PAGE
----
But if you do blow up and start making a lot of money with a certain song and end up getting caught for using a sample, you will have to pay up and cut the original artist in on your profits. It’s just respectful to pay homage to those that provided us with the building blocks for what we are able to do.

Producers can put the liner notes out there. It would be easy to make a commentary-type track at the end of an album that clearly lists the samples used.

Here’s some advice for all the producers out there. 

If you are making beats or songs and are using samples, start writing down the tracks you used for each song.

Years from now, you probably won’t remember what you sampled and you’ll have to dig through and try to figure out where all your sounds came from if you want to clear those samples. Of course at the end of your track, you could just tack on a small commentary by saying, “That sampled such and such.”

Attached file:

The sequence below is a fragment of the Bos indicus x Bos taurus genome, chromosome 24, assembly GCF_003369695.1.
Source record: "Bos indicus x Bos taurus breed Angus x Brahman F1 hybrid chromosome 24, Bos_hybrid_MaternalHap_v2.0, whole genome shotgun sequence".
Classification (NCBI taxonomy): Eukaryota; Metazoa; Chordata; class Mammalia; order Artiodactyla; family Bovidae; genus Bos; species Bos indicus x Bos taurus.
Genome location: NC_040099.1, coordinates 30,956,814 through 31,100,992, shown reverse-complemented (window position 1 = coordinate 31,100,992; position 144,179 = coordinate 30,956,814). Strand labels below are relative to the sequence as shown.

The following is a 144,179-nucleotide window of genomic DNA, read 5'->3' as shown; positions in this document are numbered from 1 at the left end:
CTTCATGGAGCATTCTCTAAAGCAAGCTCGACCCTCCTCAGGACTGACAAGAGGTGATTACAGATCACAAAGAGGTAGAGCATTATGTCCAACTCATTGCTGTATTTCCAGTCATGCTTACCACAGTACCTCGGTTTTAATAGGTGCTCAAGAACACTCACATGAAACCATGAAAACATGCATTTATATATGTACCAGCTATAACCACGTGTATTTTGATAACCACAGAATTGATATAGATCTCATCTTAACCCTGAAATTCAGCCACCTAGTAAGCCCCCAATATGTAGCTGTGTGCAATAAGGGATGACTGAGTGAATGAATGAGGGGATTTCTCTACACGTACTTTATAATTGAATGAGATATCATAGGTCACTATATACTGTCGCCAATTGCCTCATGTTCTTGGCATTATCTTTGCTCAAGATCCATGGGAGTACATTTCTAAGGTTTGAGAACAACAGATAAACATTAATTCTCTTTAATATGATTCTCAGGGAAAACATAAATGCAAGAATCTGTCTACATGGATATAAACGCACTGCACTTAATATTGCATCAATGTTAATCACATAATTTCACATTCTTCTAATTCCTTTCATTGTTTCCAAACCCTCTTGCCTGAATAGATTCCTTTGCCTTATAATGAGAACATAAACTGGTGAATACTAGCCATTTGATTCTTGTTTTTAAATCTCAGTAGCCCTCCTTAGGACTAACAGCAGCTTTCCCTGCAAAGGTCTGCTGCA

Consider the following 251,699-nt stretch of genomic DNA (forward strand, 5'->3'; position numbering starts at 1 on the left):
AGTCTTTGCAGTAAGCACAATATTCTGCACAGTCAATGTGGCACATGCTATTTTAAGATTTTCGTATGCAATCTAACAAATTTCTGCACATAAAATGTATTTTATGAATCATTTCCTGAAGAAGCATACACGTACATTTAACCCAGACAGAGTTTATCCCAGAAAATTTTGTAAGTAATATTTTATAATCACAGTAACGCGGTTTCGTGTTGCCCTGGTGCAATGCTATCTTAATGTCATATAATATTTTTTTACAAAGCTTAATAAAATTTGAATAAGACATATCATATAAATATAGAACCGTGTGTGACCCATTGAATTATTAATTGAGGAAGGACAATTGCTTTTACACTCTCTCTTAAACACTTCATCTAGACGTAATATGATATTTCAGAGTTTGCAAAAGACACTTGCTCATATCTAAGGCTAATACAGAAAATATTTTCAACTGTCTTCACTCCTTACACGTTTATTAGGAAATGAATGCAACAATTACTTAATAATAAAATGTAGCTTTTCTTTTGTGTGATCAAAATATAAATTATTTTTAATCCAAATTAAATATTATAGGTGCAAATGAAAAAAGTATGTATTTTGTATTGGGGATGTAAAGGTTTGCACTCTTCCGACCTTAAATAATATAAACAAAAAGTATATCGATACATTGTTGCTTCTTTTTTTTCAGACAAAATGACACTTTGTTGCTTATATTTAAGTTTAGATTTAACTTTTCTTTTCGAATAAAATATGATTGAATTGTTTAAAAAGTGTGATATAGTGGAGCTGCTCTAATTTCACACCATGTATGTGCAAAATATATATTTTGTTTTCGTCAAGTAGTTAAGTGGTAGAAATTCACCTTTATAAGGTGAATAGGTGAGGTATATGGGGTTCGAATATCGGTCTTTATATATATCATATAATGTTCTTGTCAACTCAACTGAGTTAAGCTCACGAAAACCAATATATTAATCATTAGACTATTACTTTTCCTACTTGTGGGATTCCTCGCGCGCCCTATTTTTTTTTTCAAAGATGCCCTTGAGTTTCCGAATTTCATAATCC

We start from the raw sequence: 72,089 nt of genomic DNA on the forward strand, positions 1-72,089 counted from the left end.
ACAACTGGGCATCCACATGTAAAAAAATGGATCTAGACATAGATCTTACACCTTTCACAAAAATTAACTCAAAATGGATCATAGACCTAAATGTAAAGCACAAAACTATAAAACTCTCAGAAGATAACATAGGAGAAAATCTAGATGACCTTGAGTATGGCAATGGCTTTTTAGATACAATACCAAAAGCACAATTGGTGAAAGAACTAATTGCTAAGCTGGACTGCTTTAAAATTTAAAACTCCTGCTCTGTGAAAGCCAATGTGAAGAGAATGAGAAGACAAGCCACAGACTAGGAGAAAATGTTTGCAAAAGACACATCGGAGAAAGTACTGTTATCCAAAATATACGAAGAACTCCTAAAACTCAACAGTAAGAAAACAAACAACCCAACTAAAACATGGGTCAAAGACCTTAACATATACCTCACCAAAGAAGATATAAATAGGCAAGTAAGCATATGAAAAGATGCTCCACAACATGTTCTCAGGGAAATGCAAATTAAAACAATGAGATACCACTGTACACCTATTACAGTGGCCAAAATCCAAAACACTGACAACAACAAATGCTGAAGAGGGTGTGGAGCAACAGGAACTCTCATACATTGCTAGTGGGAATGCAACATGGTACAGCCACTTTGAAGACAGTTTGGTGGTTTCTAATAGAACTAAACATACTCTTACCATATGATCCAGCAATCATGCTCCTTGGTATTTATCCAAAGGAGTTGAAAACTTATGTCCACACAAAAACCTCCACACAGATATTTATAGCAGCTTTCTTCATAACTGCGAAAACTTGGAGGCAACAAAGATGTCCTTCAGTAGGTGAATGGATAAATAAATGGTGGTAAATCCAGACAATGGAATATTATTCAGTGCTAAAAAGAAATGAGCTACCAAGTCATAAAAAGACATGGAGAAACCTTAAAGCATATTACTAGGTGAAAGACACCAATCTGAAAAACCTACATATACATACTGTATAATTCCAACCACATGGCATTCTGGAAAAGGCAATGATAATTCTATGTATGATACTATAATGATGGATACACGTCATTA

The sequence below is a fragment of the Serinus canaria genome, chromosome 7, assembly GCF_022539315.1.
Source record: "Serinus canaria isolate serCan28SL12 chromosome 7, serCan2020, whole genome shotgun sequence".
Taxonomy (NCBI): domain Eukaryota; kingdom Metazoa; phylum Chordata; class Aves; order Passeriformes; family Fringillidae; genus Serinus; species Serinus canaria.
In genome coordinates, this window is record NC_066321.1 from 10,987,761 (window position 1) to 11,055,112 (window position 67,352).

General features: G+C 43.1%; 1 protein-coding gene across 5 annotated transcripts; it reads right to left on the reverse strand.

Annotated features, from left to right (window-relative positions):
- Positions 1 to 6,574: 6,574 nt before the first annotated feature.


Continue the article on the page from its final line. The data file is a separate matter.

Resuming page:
I want to play that De La Soul song for you now so you can see what the two versions sounded like and you can hear for yourself whether or not you think De La Soul should’ve been sued for this.

Was that what got De La Soul in trouble?

Really?

That wasn’t even a full song. It was an interlude. It was only a tiny little portion of their record. Sure, it did sell millions of copies and it is a hip-hop classic, but I don’t know if The Turtles shoudl have went after them so hard for the use of that sound.

Had I been familiar with the original record prior to this case, I don’t think I would have been mad at De La Soul for ruining the original song. I don’t think their interlude did that. I think they were creating something new and artistic.

Doesn’t all art build upon what has come before? Does the first artist to ever paint a hill get compensated every time someone else paints a hill? I don’t think so. Who owns an image of a hill?